Dealing with people is the hardest part of running a business and this is going to be one of your major challenges as a landlord. Tenants come to your rental property with all kinds of beliefs and expectations, many of which will not coincide with the way you run the property.
People tend to become entitled when they pay for something, so you will often have trouble getting tenants to respect the terms of the lease. This is apart from the conflicts that often flare up between the tenants in the different units of your rental.
As a landlord, how can you keep these issues from ruining your relationship with tenants? How do you prevent the rental from deteriorating into a war zone? How do you create a community where tenants are on good terms with one another?
The importance of tenant screening
Some people are troublesome by nature and there is nothing you can do to change them. But changing a tenant’s behavior is not your responsibility. To reduce the possibility of renting to a problem tenant, your tenant screening must be airtight, advises Upkeep Media, a marketing agency for property managers.
Tenants who cause trouble for landlords often have a history of that kind of behavior. If you are diligent in doing your background check you will uncover things that reveal their true character. Never be in a hurry to rent to a tenant or you may regret it.
Avoiding and handling conflict with tenants
● Know the law
The law helps to establish the basic framework for your relationship with tenants. Knowing where your landlord rights begin and the end is vital. Most conflicts between landlords and tenants come from two sources: lack of clarity in the allocation of responsibilities or failure to define and respect boundaries.
● Determine the rules beforehand
The landlord-tenant regulations of your city merely provide a guideline for how to relate to tenants. You still have to work out how you actually want to operate the property.
How will you handle the various issues? Every conceivable situation must be anticipated and dealt with before it actually happens.
● Make the lease comprehensive and explicit
Once you have reviewed the potential issues in a rental (preferably, with the aid of a lawyer or an experienced person), you can now create your lease agreement. The document should contain clauses that explain the procedure for every situation. The language must be simple to understand.
● Educate and orient tenants
Do not assume that tenants will be able to interpret the lease. Explain all sections of the lease with clarity. It is your responsibility to show each new tenant how to handle the various features of the rental. This is an opportunity for tenants to ask questions. This step is important for establishing mutual trust and respect.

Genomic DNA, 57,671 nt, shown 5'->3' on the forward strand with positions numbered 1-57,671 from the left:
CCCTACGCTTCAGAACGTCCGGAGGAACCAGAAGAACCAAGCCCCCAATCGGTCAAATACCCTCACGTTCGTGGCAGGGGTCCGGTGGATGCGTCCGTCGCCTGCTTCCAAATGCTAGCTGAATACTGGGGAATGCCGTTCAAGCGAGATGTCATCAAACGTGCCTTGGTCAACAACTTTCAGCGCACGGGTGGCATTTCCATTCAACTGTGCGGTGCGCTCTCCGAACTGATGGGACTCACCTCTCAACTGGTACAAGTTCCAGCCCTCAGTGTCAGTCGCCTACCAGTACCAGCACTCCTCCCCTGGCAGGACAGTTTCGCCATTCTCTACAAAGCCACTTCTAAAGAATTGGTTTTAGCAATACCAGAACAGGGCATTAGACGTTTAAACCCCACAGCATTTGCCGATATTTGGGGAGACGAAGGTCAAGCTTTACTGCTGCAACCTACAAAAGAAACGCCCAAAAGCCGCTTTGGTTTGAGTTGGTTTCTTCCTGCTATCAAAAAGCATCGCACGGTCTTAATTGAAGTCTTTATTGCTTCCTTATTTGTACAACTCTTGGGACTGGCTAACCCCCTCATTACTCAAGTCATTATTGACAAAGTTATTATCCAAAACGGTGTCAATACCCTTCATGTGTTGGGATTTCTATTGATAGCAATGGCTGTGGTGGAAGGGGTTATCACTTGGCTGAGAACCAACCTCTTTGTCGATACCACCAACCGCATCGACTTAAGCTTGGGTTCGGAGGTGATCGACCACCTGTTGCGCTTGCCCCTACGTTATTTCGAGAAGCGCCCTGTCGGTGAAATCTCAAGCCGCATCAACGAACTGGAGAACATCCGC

● Communication is vital
Most landlord-tenant disputes come from inadequate or poor communication. As a first step, you should create systems that help tenants report issues quickly and easily. More importantly, be quick to respond to those issues. Communicate, even if the problem is the tenant’s responsibility.
● Always listen first
This is hard to do, but it is literally impossible to keep the peace when you are combative. If you are aggressive in your communications, you will get the same from people. Listen to your tenants; most people are actually not trying to cheat you. The majority of big issues come from minor misunderstandings.
● Talk face to face
Tenants are less likely to have issues with a landlord who treats them like human beings. Before the problems arise, talk to your tenants. It helps to remember birthdays or call once in a while to check on them. When you eventually have disputes – as you will – they will be a lot easier to resolve.
● Get a mediator or go to arbitration
If all else fails, let a third party resolve the issue. You don’t want disputes to get to this point. But if you and the tenant cannot reach an amicable settlement, you have no choice but to ask for the help of a professional mediator. If that also fails, the issue will then have to go to arbitration.
Resolving disputes between tenants
Tenant-to-tenants disputes can be even worse than landlord-tenant disputes because you have less control over the outcome and the whole affair can divide the entire rental property. With such issues, you must tread carefully by doing the following:
● Be neutral
In this case, you are the mediator. If one side views you as being partial to the other side, you will lose credibility. Staying neutral is vital for resolving the problem.
● Listen to both sides
Each side will narrate the events in a way that absolves them but casts the other side in a bad light. Listen to both sides carefully and ask a lot of questions.
● Be firm
In these situations, both parties usually have their faults. Without getting personal or appearing to favor any side, point out each party’s mistake. You will lose their respect if you are not firm.
● Follow up with rules
If you need to make new rules to prevent future problems, do so.